A "cob" may be a swan, a gull, or even a horse, but it is not a spider. A cobweb, however, is a common term for a spider's handiwork, and predates "spiderweb" by 200 years. It derives from the Old English word for spiders, "attercoppes," literally "poison heads," for in the Middle Ages it was a common belief that spiders were poisonous. Eventually the word "copweb" appeared, and with slurring over the years, that woven snare we occasionally walk through became a cobweb.
These flashy roadside flowers were named by farmers. Centuries ago, English dairy farmers believed that if a cow ate these little yellow meadow blossoms, the butter and cream the cow produced would have the same rich color.
The truth is that buttercups don't contribute to the quality of dairy products. They grow only in good pastureland, however, and the cows do the rest. Its scientific name, Ranunculus, is Latin for "little frog," for most buttercups (and frogs) like moist places. In many cultures, sighting buttercups was said to bring not only good milk but also good fortune.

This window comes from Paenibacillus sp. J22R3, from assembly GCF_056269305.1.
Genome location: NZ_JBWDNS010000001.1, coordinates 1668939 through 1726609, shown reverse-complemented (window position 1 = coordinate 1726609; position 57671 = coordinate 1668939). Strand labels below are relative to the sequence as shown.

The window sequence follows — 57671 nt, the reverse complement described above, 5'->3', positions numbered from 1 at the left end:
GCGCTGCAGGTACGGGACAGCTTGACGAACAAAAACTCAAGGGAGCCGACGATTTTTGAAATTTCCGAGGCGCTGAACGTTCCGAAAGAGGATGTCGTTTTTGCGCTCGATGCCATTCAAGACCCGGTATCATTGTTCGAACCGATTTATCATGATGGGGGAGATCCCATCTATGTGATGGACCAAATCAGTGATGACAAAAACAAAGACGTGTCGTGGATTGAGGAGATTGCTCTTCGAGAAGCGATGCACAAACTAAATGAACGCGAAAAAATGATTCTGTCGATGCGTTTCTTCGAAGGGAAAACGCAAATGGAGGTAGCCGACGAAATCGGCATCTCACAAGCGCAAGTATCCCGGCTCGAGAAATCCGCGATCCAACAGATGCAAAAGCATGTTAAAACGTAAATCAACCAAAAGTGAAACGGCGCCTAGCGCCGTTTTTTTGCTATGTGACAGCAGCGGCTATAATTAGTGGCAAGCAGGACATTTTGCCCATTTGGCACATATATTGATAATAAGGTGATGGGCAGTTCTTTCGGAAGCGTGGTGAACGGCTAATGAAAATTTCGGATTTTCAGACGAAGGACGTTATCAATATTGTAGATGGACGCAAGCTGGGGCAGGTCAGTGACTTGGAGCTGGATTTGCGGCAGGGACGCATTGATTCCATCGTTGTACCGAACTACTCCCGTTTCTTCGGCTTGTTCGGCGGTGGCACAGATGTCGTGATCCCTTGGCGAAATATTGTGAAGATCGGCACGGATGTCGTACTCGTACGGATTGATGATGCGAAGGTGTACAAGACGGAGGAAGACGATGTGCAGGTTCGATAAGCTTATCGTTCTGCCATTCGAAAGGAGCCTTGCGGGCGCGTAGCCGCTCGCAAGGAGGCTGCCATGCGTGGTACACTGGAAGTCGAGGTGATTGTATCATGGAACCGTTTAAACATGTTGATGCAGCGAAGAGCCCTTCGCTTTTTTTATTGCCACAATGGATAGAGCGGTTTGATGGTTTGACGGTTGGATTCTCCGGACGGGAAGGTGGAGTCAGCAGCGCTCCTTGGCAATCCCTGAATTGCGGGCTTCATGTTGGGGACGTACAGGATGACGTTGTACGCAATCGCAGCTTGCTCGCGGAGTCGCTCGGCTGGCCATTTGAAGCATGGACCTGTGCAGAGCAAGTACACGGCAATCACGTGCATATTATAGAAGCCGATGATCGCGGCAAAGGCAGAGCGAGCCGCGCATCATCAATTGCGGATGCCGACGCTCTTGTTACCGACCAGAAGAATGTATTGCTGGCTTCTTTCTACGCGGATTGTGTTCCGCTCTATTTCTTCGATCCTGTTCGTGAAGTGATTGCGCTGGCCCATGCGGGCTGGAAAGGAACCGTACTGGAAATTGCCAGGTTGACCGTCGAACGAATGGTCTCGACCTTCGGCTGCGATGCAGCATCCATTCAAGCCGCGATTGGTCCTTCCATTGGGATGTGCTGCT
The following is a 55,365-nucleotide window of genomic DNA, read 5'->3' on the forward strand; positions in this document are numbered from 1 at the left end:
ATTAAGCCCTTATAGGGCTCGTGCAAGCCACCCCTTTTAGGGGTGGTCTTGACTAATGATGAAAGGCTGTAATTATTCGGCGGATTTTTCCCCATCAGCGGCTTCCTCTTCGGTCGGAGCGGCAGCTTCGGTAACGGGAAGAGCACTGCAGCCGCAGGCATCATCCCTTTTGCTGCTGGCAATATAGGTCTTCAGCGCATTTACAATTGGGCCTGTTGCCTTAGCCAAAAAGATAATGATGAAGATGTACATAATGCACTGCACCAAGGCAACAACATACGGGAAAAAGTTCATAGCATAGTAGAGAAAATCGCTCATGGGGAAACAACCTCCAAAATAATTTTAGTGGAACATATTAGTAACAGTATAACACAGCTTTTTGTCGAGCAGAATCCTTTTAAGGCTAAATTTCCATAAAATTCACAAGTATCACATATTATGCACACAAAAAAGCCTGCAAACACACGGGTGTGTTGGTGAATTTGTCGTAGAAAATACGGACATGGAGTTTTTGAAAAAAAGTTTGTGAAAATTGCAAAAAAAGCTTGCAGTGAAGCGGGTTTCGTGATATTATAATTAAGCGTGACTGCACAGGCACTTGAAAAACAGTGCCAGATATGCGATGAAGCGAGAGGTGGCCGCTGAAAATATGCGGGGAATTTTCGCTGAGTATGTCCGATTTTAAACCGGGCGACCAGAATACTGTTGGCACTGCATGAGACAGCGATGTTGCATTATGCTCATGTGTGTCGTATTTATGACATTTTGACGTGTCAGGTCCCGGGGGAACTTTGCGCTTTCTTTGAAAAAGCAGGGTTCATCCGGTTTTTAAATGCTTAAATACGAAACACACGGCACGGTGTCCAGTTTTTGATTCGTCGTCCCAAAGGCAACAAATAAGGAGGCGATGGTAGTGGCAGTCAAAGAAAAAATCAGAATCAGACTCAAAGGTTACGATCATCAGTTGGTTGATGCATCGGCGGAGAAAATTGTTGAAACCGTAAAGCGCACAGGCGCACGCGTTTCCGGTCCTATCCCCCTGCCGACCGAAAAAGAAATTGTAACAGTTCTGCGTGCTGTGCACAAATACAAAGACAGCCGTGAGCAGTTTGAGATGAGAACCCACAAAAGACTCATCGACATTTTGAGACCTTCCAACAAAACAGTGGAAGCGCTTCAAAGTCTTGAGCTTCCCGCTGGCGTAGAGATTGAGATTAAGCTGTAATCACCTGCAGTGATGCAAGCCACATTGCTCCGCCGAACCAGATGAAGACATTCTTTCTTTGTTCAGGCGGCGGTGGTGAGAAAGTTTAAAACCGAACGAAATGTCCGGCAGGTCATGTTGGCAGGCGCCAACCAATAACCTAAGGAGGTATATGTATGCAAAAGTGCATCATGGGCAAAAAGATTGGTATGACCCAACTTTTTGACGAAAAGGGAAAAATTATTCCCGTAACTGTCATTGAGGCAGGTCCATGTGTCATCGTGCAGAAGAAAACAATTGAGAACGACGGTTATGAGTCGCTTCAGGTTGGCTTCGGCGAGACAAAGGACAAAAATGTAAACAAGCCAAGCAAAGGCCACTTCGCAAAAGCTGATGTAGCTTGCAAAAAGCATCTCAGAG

This insect's etymology has caused wild speculation among word experts for centuries. Eighteenth-century lexicographer Samuel Johnson explained the "butter" in butterfly by noting that spring is the season in which butterflies appear - when butter is first churned. A more popular theory refers to medieval folklore, in which fairies were said to turn into butterflies and steal, of all things, butter.
SOURCES: 'Hedgemaids and Fairy Candles,' by Jack Sanders; 'Who Put the Butter in Butterfly?' by David Feldman.